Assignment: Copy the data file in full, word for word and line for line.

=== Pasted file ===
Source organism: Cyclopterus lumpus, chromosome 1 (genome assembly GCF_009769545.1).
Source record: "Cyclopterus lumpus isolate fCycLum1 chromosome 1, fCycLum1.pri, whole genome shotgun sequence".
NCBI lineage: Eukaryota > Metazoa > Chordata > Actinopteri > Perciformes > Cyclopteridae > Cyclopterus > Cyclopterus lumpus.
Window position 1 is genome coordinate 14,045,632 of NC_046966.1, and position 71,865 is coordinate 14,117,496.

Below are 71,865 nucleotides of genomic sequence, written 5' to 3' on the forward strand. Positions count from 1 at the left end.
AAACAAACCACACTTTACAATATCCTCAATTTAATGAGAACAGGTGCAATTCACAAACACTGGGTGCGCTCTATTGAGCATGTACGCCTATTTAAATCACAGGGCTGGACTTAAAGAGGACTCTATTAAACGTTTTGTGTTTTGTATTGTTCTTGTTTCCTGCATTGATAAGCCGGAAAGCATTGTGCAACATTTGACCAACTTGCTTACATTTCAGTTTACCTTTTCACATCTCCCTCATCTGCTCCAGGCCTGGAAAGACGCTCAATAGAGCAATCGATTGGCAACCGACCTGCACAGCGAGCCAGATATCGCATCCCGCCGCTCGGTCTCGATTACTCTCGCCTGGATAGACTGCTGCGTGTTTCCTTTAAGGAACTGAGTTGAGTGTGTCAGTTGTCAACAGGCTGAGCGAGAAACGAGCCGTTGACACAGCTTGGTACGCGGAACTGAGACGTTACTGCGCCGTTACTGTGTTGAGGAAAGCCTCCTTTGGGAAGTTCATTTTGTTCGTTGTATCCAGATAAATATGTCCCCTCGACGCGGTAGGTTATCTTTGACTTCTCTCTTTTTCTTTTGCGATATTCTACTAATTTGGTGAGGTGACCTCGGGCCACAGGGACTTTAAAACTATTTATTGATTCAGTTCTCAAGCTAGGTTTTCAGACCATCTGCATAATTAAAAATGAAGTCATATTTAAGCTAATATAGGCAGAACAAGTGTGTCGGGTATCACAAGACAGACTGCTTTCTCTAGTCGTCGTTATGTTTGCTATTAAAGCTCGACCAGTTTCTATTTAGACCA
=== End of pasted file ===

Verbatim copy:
Source organism: Cyclopterus lumpus, chromosome 1 (genome assembly GCF_009769545.1).
Source record: "Cyclopterus lumpus isolate fCycLum1 chromosome 1, fCycLum1.pri, whole genome shotgun sequence".
NCBI lineage: Eukaryota > Metazoa > Chordata > Actinopteri > Perciformes > Cyclopteridae > Cyclopterus > Cyclopterus lumpus.
Window position 1 is genome coordinate 14,045,632 of NC_046966.1, and position 71,865 is coordinate 14,117,496.

Below are 71,865 nucleotides of genomic sequence, written 5' to 3' on the forward strand. Positions count from 1 at the left end.
AAACAAACCACACTTTACAATATCCTCAATTTAATGAGAACAGGTGCAATTCACAAACACTGGGTGCGCTCTATTGAGCATGTACGCCTATTTAAATCACAGGGCTGGACTTAAAGAGGACTCTATTAAACGTTTTGTGTTTTGTATTGTTCTTGTTTCCTGCATTGATAAGCCGGAAAGCATTGTGCAACATTTGACCAACTTGCTTACATTTCAGTTTACCTTTTCACATCTCCCTCATCTGCTCCAGGCCTGGAAAGACGCTCAATAGAGCAATCGATTGGCAACCGACCTGCACAGCGAGCCAGATATCGCATCCCGCCGCTCGGTCTCGATTACTCTCGCCTGGATAGACTGCTGCGTGTTTCCTTTAAGGAACTGAGTTGAGTGTGTCAGTTGTCAACAGGCTGAGCGAGAAACGAGCCGTTGACACAGCTTGGTACGCGGAACTGAGACGTTACTGCGCCGTTACTGTGTTGAGGAAAGCCTCCTTTGGGAAGTTCATTTTGTTCGTTGTATCCAGATAAATATGTCCCCTCGACGCGGTAGGTTATCTTTGACTTCTCTCTTTTTCTTTTGCGATATTCTACTAATTTGGTGAGGTGACCTCGGGCCACAGGGACTTTAAAACTATTTATTGATTCAGTTCTCAAGCTAGGTTTTCAGACCATCTGCATAATTAAAAATGAAGTCATATTTAAGCTAATATAGGCAGAACAAGTGTGTCGGGTATCACAAGACAGACTGCTTTCTCTAGTCGTCGTTATGTTTGCTATTAAAGCTCGACCAGTTTCTATTTAGACCA